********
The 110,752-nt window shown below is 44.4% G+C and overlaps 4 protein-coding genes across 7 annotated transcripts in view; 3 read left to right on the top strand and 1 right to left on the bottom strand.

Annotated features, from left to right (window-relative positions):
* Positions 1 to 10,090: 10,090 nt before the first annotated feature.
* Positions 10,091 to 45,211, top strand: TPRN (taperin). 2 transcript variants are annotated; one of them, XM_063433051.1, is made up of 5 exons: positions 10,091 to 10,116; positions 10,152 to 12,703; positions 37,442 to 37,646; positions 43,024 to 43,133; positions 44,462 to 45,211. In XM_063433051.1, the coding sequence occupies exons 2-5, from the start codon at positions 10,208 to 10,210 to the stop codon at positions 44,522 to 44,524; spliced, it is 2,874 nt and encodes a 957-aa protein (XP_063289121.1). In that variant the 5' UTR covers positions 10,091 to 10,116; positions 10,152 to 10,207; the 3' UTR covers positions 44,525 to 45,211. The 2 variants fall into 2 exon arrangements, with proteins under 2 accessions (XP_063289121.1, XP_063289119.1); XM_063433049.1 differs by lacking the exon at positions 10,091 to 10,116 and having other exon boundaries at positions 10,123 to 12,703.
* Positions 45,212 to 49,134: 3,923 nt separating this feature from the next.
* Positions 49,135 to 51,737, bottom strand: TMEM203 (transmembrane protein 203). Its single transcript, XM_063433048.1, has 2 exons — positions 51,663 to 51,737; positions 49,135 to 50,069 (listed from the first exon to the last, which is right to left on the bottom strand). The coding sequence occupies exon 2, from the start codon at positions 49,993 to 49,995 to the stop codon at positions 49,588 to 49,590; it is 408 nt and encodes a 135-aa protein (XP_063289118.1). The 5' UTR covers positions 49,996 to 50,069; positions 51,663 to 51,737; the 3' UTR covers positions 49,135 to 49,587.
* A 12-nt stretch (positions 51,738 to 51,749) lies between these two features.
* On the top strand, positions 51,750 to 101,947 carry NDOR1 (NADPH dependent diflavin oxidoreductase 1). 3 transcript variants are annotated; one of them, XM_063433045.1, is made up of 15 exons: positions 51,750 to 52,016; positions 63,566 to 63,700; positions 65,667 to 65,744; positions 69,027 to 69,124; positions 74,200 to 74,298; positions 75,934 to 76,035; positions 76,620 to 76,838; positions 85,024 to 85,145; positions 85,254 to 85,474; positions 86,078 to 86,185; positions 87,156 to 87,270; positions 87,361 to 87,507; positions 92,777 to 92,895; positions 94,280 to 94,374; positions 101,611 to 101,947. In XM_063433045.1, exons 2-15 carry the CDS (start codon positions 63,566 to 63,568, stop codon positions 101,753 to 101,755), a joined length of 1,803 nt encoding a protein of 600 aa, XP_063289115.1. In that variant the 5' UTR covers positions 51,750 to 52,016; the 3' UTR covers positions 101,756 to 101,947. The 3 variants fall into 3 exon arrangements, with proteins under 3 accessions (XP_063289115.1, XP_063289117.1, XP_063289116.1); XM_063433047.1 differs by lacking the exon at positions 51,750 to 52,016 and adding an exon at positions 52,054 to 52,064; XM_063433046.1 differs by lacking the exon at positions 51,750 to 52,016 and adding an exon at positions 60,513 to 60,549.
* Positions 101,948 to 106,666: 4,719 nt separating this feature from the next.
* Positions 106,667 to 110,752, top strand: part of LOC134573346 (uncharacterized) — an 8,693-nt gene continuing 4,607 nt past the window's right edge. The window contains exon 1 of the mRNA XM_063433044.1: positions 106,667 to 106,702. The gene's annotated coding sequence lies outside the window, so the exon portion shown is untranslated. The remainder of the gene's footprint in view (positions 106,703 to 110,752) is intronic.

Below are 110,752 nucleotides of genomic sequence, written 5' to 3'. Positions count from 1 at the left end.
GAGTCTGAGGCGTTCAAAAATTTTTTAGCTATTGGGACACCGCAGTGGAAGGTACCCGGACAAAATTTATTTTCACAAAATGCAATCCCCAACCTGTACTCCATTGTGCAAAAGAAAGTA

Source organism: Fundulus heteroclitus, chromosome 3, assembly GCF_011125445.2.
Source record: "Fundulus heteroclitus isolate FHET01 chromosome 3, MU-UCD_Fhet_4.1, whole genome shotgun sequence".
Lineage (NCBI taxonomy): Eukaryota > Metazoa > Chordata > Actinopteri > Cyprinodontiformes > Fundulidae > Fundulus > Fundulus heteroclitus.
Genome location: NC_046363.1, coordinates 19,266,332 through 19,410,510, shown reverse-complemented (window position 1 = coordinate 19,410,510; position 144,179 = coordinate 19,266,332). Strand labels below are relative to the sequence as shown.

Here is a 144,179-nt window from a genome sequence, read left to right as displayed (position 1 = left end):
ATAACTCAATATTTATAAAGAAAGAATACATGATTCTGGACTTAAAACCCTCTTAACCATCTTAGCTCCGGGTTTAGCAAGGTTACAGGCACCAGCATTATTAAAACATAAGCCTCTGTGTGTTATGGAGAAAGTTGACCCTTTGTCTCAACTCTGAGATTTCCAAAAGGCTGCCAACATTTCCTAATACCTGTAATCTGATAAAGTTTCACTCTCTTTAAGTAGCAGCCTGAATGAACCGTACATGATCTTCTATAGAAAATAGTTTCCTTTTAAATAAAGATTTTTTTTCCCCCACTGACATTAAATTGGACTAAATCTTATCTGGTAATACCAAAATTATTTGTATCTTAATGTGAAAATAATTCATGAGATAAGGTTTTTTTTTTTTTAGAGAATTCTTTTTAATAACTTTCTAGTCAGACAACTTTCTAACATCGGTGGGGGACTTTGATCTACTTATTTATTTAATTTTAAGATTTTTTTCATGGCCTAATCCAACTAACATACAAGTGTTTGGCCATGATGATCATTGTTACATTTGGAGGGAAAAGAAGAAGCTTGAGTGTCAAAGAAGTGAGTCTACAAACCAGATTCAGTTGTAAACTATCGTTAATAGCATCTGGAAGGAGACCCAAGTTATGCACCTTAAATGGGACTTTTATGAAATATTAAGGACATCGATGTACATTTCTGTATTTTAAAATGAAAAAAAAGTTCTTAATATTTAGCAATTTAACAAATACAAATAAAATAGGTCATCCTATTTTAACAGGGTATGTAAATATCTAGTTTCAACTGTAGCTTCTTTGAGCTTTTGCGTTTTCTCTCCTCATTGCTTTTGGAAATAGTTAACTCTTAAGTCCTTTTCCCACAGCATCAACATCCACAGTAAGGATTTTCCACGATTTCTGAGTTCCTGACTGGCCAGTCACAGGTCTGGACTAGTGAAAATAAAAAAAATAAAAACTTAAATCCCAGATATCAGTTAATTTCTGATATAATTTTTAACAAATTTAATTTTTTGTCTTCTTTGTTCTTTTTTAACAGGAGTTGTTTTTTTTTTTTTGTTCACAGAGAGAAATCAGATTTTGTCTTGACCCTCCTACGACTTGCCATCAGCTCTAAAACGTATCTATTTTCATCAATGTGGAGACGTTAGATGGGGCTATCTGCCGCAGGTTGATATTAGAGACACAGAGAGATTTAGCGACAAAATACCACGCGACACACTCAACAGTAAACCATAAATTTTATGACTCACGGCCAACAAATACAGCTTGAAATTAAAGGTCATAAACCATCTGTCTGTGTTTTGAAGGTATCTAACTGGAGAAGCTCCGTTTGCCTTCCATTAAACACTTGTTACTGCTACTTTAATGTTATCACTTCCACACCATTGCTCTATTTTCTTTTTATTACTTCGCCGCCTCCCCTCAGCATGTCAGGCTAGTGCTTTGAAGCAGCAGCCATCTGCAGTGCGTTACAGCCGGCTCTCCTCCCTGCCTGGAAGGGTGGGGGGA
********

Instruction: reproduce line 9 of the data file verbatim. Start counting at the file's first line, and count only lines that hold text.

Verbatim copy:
* Positions 101,948 to 106,666: 4,719 nt separating this feature from the next.